Now, I have been around the software world for longer than I would like to admit (I would be giving away my age if I told you). I have watched many trends come and go. The one consistent pattern that I see is the slow progression over the last 20 years towards distributed computing. There has been a lot of innovation – some that has resulted in some pretty interesting products and companies that made their mark on the world and then went away.

 

The advent of service-oriented architectures is not simply another fad with another set of products and services. I really believe that it will have the same long-term impact as the Internet did when it arrived on the scene as a commercial venture in the early 90s. If one thinks back to those days, many people had no idea of how this quaint piece of technology would actually be used in the commercial world. And, as we say, the rest is history.

 

Just as the Internet produced unintended consequences for the future of computing, I expect that SOA will too. It is my prediction that Service-Oriented Architectures will force a dramatic change in the balance of power in the software world – both on the vendor and the customer side. Why do I make this rash statement? Start by thinking about the implication of SOA. It is a dramatic change in the way software is created, reused, recombined, managed, and sold. From a customer perspective, SOA puts power in the hands of the business user.

 

So, what could change? First, in time, SOA will level the playing field. Today the major infrastructure vendors are all vying for control over who owns the customer’s infrastructure. Will SAP, Oracle, HP, IBM, Microsoft or an open source play, like JBoss be the winner? Will one of these companies convince enough customers to do it their way? Perhaps.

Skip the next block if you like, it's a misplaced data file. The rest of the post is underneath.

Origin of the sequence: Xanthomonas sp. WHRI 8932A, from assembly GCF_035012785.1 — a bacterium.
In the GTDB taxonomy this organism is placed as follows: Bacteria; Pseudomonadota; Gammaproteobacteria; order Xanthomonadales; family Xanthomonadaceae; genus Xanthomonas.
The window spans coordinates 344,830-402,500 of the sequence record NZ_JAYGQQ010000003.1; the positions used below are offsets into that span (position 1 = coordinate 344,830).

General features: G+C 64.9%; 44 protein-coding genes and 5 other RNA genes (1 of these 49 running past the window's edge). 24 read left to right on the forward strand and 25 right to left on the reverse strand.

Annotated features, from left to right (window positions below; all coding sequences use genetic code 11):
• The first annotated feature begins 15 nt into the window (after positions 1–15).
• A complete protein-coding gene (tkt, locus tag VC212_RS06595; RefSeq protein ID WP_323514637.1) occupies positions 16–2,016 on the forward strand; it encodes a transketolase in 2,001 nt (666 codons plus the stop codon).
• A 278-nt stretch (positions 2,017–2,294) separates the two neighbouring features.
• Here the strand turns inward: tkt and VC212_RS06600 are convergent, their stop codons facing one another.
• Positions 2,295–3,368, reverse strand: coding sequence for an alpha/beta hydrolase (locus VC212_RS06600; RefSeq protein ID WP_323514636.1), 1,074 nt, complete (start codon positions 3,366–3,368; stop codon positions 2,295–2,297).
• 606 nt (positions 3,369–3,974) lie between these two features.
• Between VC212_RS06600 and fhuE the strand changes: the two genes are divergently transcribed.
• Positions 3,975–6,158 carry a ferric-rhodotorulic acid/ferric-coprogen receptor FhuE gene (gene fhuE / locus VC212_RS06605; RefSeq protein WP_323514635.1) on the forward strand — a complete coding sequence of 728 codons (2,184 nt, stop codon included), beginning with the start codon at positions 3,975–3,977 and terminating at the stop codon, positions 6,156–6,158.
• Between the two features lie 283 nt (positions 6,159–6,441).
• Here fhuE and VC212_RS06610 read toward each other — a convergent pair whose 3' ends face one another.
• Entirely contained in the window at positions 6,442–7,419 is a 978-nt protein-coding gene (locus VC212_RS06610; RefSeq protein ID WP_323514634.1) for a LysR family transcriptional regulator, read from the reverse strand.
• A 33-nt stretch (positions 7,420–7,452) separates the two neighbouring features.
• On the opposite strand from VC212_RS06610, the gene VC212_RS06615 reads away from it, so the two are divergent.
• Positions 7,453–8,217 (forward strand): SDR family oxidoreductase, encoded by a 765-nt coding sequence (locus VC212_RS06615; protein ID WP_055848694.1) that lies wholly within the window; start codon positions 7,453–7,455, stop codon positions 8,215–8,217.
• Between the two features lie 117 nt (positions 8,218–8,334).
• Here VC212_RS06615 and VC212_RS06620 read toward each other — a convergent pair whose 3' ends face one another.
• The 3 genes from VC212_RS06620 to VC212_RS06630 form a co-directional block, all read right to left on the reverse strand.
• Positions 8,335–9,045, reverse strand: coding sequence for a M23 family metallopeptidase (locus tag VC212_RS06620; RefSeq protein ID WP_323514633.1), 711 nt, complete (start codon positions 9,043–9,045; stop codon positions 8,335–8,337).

But I am envisioning a different possible scenario. Imagine that we get to the stage where vendors converge around codified standards such as XML and everything necessary for creating this highly distributed architectural framework. Imagine that there are enough good adapters that allow components from various environments to easily connect to each other. And now imagine that what customers really want to do is to reuse their existing software assets by encapsulating them into business services that are used over and over again to create new virtual applications.

 

If you follow my thinking here, it opens up interesting opportunities. Here are a few thoughts worth considering:

 

  • Customers will take SOA seriously – not just as a technology initiative but as a business strategy – they will demand that industry leaders cooperate to make the customers’ job easier.
  • New vendors will emerge that can leverage the SOA work done by infrastructure leaders to provide commercialized services address specific problems in specific vertical markets.
  • The first era of the industrialization of software is initiated. Vendors will begin to create modular offerings based on a SOA model that are designed to fit into existing frameworks (kind of like steering wheels that can be used on 20 different car models).
  • The packaged application that has been the mainstay of the software industry for the past 25 years begins to transform into these industrial packaging. In time – give us another 10 years – the traditional software package disappears.
  • SOA opens the door to a new world where Software as a Service is the norm. This transition will take at least 15-20 years. But it is real and will have a dramatic impact on the entire industry from financial models to the importance of comprehensive hosting providers.

 

This is a lot to consider. A lot of companies are trying to figure out whether SOA is real or just a passing fad. Will the words Service-Oriented Architectures soar as a lynch pin of the future or be edged out by new hot silver bullets? Given the history of the computer industry, it’s not surprising that people are nervous. After all, trends come and go at a rapid pace. I predict that this one is real. But let me warn you: it is not a quick fix. We are, in fact, at the beginning of a big emerging market trend that will have ripples in the software market for the next decade and beyond.